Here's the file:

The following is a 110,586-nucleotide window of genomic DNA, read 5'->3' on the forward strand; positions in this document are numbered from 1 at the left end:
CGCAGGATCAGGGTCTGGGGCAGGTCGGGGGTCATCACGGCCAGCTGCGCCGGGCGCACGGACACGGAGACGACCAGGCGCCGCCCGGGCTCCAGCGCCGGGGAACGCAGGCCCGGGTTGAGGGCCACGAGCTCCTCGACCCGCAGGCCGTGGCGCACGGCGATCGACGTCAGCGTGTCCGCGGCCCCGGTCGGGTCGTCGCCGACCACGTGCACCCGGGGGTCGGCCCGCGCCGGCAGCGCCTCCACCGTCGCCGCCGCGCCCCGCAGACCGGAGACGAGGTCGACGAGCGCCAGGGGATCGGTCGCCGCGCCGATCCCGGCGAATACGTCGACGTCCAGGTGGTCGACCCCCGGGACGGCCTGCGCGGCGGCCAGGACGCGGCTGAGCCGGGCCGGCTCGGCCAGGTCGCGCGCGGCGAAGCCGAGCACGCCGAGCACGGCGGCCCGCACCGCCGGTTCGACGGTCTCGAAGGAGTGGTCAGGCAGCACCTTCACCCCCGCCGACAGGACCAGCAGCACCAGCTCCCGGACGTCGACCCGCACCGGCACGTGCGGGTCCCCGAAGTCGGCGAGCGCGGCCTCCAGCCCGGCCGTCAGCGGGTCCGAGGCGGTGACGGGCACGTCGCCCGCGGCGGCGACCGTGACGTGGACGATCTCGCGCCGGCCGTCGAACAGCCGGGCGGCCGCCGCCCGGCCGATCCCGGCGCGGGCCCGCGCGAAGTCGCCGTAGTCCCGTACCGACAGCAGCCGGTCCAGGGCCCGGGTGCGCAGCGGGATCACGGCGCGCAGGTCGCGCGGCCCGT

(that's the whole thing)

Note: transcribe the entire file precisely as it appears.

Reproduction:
The following is a 110,586-nucleotide window of genomic DNA, read 5'->3' on the forward strand; positions in this document are numbered from 1 at the left end:
CGCAGGATCAGGGTCTGGGGCAGGTCGGGGGTCATCACGGCCAGCTGCGCCGGGCGCACGGACACGGAGACGACCAGGCGCCGCCCGGGCTCCAGCGCCGGGGAACGCAGGCCCGGGTTGAGGGCCACGAGCTCCTCGACCCGCAGGCCGTGGCGCACGGCGATCGACGTCAGCGTGTCCGCGGCCCCGGTCGGGTCGTCGCCGACCACGTGCACCCGGGGGTCGGCCCGCGCCGGCAGCGCCTCCACCGTCGCCGCCGCGCCCCGCAGACCGGAGACGAGGTCGACGAGCGCCAGGGGATCGGTCGCCGCGCCGATCCCGGCGAATACGTCGACGTCCAGGTGGTCGACCCCCGGGACGGCCTGCGCGGCGGCCAGGACGCGGCTGAGCCGGGCCGGCTCGGCCAGGTCGCGCGCGGCGAAGCCGAGCACGCCGAGCACGGCGGCCCGCACCGCCGGTTCGACGGTCTCGAAGGAGTGGTCAGGCAGCACCTTCACCCCCGCCGACAGGACCAGCAGCACCAGCTCCCGGACGTCGACCCGCACCGGCACGTGCGGGTCCCCGAAGTCGGCGAGCGCGGCCTCCAGCCCGGCCGTCAGCGGGTCCGAGGCGGTGACGGGCACGTCGCCCGCGGCGGCGACCGTGACGTGGACGATCTCGCGCCGGCCGTCGAACAGCCGGGCGGCCGCCGCCCGGCCGATCCCGGCGCGGGCCCGCGCGAAGTCGCCGTAGTCCCGTACCGACAGCAGCCGGTCCAGGGCCCGGGTGCGCAGCGGGATCACGGCGCGCAGGTCGCGCGGCCCGT